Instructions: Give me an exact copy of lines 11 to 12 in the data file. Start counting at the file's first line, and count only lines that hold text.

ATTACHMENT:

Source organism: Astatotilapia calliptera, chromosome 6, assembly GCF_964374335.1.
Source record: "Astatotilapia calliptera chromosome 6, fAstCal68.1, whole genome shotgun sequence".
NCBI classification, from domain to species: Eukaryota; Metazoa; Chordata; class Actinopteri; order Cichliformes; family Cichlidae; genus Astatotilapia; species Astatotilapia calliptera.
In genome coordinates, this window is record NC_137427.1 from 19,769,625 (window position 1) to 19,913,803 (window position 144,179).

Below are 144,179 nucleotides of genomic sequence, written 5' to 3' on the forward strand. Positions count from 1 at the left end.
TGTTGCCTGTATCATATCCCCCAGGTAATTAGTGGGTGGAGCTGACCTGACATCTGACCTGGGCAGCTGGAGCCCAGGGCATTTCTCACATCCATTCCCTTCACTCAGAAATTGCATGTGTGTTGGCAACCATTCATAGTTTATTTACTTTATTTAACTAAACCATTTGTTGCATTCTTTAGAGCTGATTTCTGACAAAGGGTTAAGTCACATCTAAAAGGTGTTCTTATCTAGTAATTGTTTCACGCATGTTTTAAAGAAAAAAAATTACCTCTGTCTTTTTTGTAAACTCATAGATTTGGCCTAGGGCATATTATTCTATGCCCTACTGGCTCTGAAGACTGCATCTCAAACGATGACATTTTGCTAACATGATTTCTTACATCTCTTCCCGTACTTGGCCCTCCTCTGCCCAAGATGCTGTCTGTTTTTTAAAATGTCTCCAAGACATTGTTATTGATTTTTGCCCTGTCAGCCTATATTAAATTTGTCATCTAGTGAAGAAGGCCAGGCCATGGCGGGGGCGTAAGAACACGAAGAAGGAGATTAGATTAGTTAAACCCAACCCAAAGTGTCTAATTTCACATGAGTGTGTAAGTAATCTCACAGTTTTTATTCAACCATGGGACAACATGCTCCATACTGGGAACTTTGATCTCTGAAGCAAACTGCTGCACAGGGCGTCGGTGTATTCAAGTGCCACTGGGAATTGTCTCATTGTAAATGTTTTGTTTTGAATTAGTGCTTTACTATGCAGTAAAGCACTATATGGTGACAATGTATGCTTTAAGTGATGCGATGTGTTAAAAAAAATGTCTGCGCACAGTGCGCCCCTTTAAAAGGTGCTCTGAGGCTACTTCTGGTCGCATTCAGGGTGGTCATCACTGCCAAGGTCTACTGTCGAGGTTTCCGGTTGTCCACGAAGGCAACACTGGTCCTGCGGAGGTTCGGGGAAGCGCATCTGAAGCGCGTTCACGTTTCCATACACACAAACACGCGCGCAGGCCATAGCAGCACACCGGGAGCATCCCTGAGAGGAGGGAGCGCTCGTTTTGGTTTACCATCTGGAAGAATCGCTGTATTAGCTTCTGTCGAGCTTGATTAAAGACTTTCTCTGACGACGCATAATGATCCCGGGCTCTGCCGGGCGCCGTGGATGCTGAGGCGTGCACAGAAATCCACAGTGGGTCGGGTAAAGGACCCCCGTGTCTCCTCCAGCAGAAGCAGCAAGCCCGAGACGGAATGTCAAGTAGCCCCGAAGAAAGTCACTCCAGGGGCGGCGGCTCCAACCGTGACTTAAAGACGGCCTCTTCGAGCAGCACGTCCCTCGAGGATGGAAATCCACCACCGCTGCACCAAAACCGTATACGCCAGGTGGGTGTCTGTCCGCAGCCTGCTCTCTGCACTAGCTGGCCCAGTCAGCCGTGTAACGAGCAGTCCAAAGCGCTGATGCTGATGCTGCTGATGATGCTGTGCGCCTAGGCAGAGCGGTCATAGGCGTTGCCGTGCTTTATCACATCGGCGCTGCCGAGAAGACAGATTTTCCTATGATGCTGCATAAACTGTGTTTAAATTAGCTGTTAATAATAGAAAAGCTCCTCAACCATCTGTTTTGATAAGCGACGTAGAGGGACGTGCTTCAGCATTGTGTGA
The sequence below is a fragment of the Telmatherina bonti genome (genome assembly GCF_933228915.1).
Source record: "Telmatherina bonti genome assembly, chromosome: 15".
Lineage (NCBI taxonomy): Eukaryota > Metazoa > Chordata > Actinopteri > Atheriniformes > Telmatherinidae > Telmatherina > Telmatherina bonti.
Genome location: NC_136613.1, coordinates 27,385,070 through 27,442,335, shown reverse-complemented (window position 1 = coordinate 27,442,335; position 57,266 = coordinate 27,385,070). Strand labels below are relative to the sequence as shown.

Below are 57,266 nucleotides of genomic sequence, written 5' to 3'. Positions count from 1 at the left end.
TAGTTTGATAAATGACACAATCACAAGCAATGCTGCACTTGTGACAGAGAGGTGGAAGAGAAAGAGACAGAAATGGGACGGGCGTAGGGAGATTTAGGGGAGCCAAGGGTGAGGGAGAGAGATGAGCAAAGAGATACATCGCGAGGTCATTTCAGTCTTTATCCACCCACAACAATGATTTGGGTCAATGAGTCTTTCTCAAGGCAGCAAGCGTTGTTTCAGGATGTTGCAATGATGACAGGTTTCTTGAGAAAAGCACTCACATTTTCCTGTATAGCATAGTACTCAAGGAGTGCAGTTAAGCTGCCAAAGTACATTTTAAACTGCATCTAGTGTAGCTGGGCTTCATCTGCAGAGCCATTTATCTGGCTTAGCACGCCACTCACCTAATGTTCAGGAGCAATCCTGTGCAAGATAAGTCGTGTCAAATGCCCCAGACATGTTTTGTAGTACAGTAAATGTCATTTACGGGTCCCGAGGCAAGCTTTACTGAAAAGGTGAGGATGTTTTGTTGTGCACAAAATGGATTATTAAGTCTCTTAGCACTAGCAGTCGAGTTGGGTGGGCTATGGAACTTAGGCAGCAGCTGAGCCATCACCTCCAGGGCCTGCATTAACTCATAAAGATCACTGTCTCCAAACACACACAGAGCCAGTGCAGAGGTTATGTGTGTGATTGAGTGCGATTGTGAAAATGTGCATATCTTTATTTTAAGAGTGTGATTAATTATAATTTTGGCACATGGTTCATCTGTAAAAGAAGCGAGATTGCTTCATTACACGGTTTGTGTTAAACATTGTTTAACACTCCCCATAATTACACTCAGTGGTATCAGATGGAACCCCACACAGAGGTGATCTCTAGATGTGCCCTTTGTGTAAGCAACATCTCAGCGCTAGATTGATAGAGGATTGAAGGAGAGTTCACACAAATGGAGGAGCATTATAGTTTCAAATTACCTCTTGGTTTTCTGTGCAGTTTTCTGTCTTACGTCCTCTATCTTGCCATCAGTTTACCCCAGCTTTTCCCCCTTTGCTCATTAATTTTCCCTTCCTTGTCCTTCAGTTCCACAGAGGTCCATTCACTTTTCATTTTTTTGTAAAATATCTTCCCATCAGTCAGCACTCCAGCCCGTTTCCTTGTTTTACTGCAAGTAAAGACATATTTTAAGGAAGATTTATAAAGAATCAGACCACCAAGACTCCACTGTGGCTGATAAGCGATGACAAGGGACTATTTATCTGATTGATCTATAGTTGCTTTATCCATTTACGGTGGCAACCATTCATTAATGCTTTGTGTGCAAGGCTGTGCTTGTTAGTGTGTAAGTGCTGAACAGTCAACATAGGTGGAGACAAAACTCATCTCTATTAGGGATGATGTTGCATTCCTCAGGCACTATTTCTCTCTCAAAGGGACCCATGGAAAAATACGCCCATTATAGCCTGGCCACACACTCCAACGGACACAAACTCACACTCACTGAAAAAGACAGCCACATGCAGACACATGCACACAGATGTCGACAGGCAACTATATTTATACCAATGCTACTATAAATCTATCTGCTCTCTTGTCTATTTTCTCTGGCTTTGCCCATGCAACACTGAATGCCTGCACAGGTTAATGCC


Below are 57,266 nucleotides of genomic sequence, written 5' to 3'. Positions count from 1 at the left end.
TAGTTTGATAAATGACACAATCACAAGCAATGCTGCACTTGTGACAGAGAGGTGGAAGAGAAAGAGACAGAAATGGGACGGGCGTAGGGAGATTTAGGGGAGCCAAGGGTGAGGGAGAGAGATGAGCAAAGAGATACATCGCGAGGTCATTTCAGTCTTTATCCACCCACAACAATGATTTGGGTCAATGAGTCTTTCTCAAGGCAGCAAGCGTTGTTTCAGGATGTTGCAATGATGACAGGTTTCTTGAGAAAAGCACTCACATTTTCCTGTATAGCATAGTACTCAAGGAGTGCAGTTAAGCTGCCAAAGTACATTTTAAACTGCATCTAGTGTAGCTGGGCTTCATCTGCAGAGCCATTTATCTGGCTTAGCACGCCACTCACCTAATGTTCAGGAGCAATCCTGTGCAAGATAAGTCGTGTCAAATGCCCCAGACATGTTTTGTAGTACAGTAAATGTCATTTACGGGTCCCGAGGCAAGCTTTACTGAAAAGGTGAGGATGTTTTGTTGTGCACAAAATGGATTATTAAGTCTCTTAGCACTAGCAGTCGAGTTGGGTGGGCTATGGAACTTAGGCAGCAGCTGAGCCATCACCTCCAGGGCCTGCATTAACTCATAAAGATCACTGTCTCCAAACACACACAGAGCCAGTGCAGAGGTTATGTGTGTGATTGAGTGCGATTGTGAAAATGTGCATATCTTTATTTTAAGAGTGTGATTAATTATAATTTTGGCACATGGTTCATCTGTAAAAGAAGCGAGATTGCTTCATTACACGGTTTGTGTTAAACATTGTTTAACACTCCCCATAATTACACTCAGTGGTATCAGATGGAACCCCACACAGAGGTGATCTCTAGATGTGCCCTTTGTGTAAGCAACATCTCAGCGCTAGATTGATAGAGGATTGAAGGAGAGTTCACACAAATGGAGGAGCATTATAGTTTCAAATTACCTCTTGGTTTTCTGTGCAGTTTTCTGTCTTACGTCCTCTATCTTGCCATCAGTTTACCCCAGCTTTTCCCCCTTTGCTCATTAATTTTCCCTTCCTTGTCCTTCAGTTCCACAGAGGTCCATTCACTTTTCATTTTTTTGTAAAATATCTTCCCATCAGTCAGCACTCCAGCCCGTTTCCTTGTTTTACTGCAAGTAAAGACATATTTTAAGGAAGATTTATAAAGAATCAGACCACCAAGACTCCACTGTGGCTGATAAGCGATGACAAGGGACTATTTATCTGATTGATCTATAGTTGCTTTATCCATTTACGGTGGCAACCATTCATTAATGCTTTGTGTGCAAGGCTGTGCTTGTTAGTGTGTAAGTGCTGAACAGTCAACATAGGTGGAGACAAAACTCATCTCTATTAGGGATGATGTTGCATTCCTCAGGCACTATTTCTCTCTCAAAGGGACCCATGGAAAAATACGCCCATTATAGCCTGGCCACACACTCCAACGGACACAAACTCACACTCACTGAAAAAGACAGCCACATGCAGACACATGCACACAGATGTCGACAGGCAACTATATTTATACCAATGCTACTATAAATCTATCTGCTCTCTTGTCTATTTTCTCTGGCTTTGCCCATGCAACACTGAATGCCTGCACAGGTTAATGCC